Monday, June 29, 2009

Happy Birthday, Ray Harryhausen!

Today marks the 89th birthday of legendary stop motion animator and special effects man, Ray Harryhausen. He has entertained millions, created happy childhood memories for just as many, inspired generations of special effects artists, and created some of the best creatures ever to grace the silver screen.

His body of work includes "Mighty Joe Young" (1949), "The 7th Voyage of Sinbad" (1958) , "The Beast from 20,000 Fathoms" (1953) , "One Million Years B.C." (1966) , "Clash of the Titans" (1981) and "Jason and the Argonauts" (1963) .

I can't thank him enough.

Wednesday, June 24, 2009

Doug Jones Plugs Scooby-Doo #145

Prolific creature actor, Doug Jones, plugged the current issue of SCOOBY-DOO at his website .

My thanks, especially since I made him one of the "villains."

Monday, June 15, 2009

My New Project

The above image is the cover of THE WEB #1 which will include as a regular 10-page co-feature, THE HANGMAN, written by me with artwork by Tom Derenick and Bill Sienkiewicz. THE HANGMAN will have a bunch of supernatural content not implied in the below solicitation information taken from DC Comics.

Written by Angela Robinson; co-feature written by John Rozum; Art by Roger Robinson and Hilary Barta;co-feature art by Tom Derenick and Bill Sienkiewicz; Cover by Stanley "Artgerm" Lau; Variant sketch cover by JG Jones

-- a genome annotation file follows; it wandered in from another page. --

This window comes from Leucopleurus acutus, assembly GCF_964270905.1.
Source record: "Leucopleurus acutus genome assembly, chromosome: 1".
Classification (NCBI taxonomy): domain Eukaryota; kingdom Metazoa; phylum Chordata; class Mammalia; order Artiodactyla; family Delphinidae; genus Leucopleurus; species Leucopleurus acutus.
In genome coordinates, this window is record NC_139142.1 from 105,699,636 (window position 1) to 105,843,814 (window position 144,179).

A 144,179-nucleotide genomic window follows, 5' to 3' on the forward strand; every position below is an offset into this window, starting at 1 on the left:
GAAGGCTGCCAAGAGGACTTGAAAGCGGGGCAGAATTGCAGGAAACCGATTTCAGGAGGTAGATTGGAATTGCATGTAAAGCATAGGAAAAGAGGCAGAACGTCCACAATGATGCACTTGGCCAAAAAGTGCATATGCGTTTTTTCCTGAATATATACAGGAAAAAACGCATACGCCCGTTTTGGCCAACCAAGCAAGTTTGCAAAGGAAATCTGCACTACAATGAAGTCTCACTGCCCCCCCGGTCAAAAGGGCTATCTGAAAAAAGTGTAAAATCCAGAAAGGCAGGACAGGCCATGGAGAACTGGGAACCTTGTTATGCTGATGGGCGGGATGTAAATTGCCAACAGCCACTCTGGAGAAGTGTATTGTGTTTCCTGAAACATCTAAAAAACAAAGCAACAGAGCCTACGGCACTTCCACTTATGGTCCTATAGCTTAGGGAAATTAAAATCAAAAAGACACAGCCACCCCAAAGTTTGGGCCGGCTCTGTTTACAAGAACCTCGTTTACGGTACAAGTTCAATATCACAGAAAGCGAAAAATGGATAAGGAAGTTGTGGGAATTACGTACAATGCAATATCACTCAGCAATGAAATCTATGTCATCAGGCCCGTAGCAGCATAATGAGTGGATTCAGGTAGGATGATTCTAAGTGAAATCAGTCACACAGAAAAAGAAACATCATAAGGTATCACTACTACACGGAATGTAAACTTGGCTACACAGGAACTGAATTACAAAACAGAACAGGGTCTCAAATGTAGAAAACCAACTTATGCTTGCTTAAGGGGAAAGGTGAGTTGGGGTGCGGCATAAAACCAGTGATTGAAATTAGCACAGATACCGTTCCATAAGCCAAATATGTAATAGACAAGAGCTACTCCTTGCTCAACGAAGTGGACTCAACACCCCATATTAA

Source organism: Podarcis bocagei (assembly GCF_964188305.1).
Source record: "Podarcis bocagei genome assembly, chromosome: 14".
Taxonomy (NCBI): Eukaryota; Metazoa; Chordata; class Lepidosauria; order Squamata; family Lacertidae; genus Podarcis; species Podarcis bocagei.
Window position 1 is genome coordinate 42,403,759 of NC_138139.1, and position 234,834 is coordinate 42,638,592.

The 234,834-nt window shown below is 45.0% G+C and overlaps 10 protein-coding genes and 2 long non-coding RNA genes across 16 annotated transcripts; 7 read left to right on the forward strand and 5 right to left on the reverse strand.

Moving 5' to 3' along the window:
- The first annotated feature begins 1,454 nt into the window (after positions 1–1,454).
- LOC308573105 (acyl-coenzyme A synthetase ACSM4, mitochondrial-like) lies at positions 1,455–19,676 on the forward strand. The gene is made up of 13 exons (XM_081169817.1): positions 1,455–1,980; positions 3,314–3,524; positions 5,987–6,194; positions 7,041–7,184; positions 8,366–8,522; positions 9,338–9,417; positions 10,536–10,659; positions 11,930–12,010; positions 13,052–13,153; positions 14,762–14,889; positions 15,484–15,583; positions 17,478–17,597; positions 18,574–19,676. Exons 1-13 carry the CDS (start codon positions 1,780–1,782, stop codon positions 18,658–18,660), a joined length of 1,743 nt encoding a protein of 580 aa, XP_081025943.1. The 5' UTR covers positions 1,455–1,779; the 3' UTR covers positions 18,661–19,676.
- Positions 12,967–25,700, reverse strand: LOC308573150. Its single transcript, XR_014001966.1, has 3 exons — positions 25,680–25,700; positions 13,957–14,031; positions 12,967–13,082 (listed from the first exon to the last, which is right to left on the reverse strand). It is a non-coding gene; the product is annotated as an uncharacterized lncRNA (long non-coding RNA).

Spinning out of August's "Red Circle" event from superstar writer J. Michael Straczynski comes the new ongoing adventures of the selfish rich-boy hero the Web, and the mysterious-undying Hangman. Writer/director Angela Robinson (D.E.B.S.) and artist Roger Robinson (BATMAN: GOTHAM KNIGHTS) spin the tales of The Web, a man who has only recently come to understand the burden of true heroism. He's fighting crime on his own terms, and for his first mission he's hunting down the men responsible for killing his brother!

Plus, the Hangman stars in his own co-feature with a touch of urban noir from writer John Rozum (DETECTIVE COMICS) and artists Tom Derenick and Bill Sienkiewicz, the team behind REIGN IN HELL! The Hangman haunts the streets of San Francisco and touches lives as he works to discover whether his powers are a blessing or a curse.
DC Universe 40pg. Color $3.99 US
On Sale September 23, 2009

The above image of THE HANGMAN is by J.G. Jones and is most likely what the alternate cover will look like.

Wednesday, June 10, 2009

SCOOBY-DOO #145 Available Today